The Cloud Xpress platform is targeted at a second market, what we call metro Cloud and some others refer to as metro data center interconnect. This is a separate and large market in its own right where data centers are connected across a metro or even across a campus with a 2RU rack and stack platform designed to be quickly deployed and easily turned up.
Let me spend a few minutes on some background info and more detail:
Director, Corporate Marketing
OFC 2015 is in full swing. At our booth, Infinera is demonstrating an SDN-enabled packet-optical solution and showcasing packet Ethernet VLAN-based transport services running over a sliceable super-channel being controlled by an SDN OpenDayLight (ODL) Controller.
Because our customers are looking to deploy a single network with multi-layer functions working in harmony, we are demonstrating these capabilities as a single solution and not individually. The technologies involved in this effort include:
Infinera Technology Evangelist
Coherent transmission opens up a fascinating toolbox of modulation options, as we’ve seen with Infinera’s pioneering FlexCoherent™ modulation technology.
For those of you who are not aware of the issue, here’s a quick summary.
Phase modulation (part of modern coherent transmission) allows us to encode varying numbers of bits per symbol in order to increase spectral efficiency (and thereby optical fiber capacity).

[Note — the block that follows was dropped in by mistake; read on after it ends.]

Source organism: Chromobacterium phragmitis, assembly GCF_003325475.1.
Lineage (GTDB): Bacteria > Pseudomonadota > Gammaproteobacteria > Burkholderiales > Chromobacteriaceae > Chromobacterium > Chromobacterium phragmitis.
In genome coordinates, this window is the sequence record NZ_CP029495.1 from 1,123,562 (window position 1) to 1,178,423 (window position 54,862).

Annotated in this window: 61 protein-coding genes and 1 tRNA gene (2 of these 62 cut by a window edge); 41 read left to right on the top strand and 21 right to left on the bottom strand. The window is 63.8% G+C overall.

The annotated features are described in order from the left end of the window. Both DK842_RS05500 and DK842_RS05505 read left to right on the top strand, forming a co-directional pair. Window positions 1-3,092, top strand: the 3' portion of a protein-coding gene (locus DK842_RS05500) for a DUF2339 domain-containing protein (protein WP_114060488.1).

The current “workhorse” modulation technology is Pol-muxed (PM) Quadrature Phase Shift Keying (QPSK), which carries four bits per modulation symbol.
In various trials, Infinera has demonstrated alternative modulations that have longer reach but lower capacity than QPSK (i.e. BPSK, Enhanced BPSK and 3QAM), as well as modulations that have greater spectral efficiency, but shorter reach than QPSK (i.e. 8QAM and 16QAM).
The key to FlexCoherent modulation is to present all modulations in a software selectable format on a single line card so that the service provider can choose the optimum balance between optical reach and fiber capacity, and historically QPSK has been the most commonly used modulation precisely because it offers a great reach/capacity balance.